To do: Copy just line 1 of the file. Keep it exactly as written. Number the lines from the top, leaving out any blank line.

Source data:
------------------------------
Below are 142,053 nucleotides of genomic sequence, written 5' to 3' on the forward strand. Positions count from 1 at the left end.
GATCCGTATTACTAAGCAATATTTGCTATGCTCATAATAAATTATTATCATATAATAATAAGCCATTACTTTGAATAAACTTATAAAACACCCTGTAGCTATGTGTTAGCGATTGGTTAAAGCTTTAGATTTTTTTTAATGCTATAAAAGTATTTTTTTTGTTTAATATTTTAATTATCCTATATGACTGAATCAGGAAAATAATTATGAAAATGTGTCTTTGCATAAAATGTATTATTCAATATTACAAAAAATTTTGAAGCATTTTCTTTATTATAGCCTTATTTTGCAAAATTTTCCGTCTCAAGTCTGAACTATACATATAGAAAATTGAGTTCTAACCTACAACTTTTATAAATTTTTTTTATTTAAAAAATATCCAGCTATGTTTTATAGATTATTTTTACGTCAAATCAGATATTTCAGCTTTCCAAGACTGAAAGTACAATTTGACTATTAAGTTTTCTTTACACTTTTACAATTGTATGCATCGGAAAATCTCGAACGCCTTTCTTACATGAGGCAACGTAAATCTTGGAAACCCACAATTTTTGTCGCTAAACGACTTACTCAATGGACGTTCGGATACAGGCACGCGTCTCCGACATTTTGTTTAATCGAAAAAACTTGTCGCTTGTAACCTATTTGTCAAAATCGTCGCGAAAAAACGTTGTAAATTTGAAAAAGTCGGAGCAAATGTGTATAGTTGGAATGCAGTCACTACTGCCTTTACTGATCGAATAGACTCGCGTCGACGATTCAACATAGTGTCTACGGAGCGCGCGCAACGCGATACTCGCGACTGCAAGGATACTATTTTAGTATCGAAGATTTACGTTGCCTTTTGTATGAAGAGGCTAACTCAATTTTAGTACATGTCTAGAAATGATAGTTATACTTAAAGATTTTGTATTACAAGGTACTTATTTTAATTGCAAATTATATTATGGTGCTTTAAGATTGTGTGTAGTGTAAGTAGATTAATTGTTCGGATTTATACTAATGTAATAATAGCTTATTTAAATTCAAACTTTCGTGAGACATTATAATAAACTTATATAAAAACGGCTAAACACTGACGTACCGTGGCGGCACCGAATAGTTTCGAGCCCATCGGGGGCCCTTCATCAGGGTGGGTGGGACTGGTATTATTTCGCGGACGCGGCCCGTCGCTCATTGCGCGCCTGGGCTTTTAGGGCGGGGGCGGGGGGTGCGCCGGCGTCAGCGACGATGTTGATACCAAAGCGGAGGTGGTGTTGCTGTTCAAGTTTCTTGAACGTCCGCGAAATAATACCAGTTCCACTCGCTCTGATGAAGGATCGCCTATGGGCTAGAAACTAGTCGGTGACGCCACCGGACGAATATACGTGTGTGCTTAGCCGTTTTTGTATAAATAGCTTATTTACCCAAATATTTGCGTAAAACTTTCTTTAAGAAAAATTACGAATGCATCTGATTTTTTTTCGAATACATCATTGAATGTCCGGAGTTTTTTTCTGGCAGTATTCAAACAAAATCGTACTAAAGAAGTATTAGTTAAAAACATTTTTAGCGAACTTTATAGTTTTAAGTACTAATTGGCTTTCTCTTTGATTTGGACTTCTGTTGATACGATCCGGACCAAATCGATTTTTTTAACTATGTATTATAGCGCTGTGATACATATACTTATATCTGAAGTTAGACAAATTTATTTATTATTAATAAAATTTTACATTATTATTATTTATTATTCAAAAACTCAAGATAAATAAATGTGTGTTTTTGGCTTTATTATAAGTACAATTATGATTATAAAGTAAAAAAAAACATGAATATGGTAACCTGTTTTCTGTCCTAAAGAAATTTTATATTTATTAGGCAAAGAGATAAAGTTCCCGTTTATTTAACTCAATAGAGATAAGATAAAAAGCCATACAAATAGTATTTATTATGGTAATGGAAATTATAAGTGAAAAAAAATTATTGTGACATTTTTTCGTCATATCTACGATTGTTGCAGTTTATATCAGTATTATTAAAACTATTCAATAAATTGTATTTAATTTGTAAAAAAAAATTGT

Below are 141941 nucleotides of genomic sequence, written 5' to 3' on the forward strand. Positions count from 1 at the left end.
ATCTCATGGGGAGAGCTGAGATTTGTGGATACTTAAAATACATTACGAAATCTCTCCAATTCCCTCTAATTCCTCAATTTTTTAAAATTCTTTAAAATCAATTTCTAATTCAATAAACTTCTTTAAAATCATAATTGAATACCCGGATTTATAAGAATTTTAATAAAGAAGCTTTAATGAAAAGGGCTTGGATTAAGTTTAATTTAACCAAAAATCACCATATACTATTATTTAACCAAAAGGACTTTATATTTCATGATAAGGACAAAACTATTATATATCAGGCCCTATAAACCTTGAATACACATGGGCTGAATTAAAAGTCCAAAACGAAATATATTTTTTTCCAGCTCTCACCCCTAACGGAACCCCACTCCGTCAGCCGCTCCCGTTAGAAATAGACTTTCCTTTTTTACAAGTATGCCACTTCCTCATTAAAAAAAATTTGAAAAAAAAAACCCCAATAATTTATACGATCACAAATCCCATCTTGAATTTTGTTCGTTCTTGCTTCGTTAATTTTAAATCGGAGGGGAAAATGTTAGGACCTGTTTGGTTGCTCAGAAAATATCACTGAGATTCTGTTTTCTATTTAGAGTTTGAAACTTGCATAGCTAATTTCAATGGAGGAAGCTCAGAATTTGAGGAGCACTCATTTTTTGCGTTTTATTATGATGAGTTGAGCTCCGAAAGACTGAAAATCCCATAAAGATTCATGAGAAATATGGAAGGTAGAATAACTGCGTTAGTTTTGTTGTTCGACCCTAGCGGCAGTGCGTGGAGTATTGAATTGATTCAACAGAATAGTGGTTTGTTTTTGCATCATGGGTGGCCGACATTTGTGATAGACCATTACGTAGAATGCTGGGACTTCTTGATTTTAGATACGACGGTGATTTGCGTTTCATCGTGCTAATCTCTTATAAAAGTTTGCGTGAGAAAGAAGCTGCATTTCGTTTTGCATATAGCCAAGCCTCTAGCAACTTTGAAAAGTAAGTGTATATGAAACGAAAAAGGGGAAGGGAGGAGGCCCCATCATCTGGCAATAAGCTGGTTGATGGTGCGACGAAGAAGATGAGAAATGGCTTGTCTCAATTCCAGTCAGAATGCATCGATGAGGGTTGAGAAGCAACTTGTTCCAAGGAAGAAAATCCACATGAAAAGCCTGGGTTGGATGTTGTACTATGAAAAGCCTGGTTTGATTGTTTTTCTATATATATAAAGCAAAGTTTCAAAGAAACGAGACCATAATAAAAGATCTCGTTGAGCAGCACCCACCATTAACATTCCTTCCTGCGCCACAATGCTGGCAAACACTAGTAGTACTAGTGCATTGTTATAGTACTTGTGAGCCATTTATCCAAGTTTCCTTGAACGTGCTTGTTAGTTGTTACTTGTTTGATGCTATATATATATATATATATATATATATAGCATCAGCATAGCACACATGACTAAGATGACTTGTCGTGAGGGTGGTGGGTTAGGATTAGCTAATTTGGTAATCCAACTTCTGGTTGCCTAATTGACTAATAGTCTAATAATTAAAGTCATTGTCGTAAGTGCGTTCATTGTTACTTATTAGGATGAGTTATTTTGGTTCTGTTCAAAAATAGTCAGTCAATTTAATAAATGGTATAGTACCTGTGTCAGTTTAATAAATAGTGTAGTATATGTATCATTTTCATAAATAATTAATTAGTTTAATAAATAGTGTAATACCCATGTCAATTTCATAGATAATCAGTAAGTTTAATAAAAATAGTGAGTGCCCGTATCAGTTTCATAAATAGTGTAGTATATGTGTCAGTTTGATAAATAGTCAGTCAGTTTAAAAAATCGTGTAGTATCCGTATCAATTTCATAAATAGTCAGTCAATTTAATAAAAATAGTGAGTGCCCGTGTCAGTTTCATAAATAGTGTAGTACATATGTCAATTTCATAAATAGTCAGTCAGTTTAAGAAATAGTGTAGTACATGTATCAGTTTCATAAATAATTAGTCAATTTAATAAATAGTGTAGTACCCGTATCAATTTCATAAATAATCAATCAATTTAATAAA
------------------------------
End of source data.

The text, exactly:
Below are 142,053 nucleotides of genomic sequence, written 5' to 3' on the forward strand. Positions count from 1 at the left end.